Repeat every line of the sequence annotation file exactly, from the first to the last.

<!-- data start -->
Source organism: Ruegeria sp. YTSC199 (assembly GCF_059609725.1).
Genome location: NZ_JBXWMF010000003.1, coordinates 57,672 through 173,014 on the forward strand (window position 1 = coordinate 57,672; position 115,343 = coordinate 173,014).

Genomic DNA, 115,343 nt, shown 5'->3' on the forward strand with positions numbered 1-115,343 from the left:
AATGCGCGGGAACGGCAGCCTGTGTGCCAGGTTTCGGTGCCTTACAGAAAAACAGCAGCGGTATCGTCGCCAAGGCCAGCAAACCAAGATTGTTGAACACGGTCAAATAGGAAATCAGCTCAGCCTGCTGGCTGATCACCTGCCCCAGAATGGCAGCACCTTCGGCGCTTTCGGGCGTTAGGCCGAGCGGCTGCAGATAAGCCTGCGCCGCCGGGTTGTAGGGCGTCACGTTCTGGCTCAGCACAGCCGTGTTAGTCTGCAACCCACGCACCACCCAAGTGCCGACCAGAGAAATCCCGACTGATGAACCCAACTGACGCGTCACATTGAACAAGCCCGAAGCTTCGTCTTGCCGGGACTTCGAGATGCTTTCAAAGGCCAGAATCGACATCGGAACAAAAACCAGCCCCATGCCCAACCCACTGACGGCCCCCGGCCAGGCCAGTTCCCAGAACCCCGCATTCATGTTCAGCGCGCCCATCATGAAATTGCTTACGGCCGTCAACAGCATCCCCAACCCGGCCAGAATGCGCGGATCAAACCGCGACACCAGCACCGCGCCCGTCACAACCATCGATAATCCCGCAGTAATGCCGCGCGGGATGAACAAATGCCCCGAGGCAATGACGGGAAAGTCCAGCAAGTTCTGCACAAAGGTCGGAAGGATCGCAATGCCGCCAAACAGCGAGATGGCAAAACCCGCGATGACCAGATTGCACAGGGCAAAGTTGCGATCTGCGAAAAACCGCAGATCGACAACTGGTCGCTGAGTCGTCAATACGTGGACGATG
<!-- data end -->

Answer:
Source organism: Ruegeria sp. YTSC199 (assembly GCF_059609725.1).
Genome location: NZ_JBXWMF010000003.1, coordinates 57,672 through 173,014 on the forward strand (window position 1 = coordinate 57,672; position 115,343 = coordinate 173,014).

Genomic DNA, 115,343 nt, shown 5'->3' on the forward strand with positions numbered 1-115,343 from the left:
AATGCGCGGGAACGGCAGCCTGTGTGCCAGGTTTCGGTGCCTTACAGAAAAACAGCAGCGGTATCGTCGCCAAGGCCAGCAAACCAAGATTGTTGAACACGGTCAAATAGGAAATCAGCTCAGCCTGCTGGCTGATCACCTGCCCCAGAATGGCAGCACCTTCGGCGCTTTCGGGCGTTAGGCCGAGCGGCTGCAGATAAGCCTGCGCCGCCGGGTTGTAGGGCGTCACGTTCTGGCTCAGCACAGCCGTGTTAGTCTGCAACCCACGCACCACCCAAGTGCCGACCAGAGAAATCCCGACTGATGAACCCAACTGACGCGTCACATTGAACAAGCCCGAAGCTTCGTCTTGCCGGGACTTCGAGATGCTTTCAAAGGCCAGAATCGACATCGGAACAAAAACCAGCCCCATGCCCAACCCACTGACGGCCCCCGGCCAGGCCAGTTCCCAGAACCCCGCATTCATGTTCAGCGCGCCCATCATGAAATTGCTTACGGCCGTCAACAGCATCCCCAACCCGGCCAGAATGCGCGGATCAAACCGCGACACCAGCACCGCGCCCGTCACAACCATCGATAATCCCGCAGTAATGCCGCGCGGGATGAACAAATGCCCCGAGGCAATGACGGGAAAGTCCAGCAAGTTCTGCACAAAGGTCGGAAGGATCGCAATGCCGCCAAACAGCGAGATGGCAAAACCCGCGATGACCAGATTGCACAGGGCAAAGTTGCGATCTGCGAAAAACCGCAGATCGACAACTGGTCGCTGAGTCGTCAATACGTGGACGATG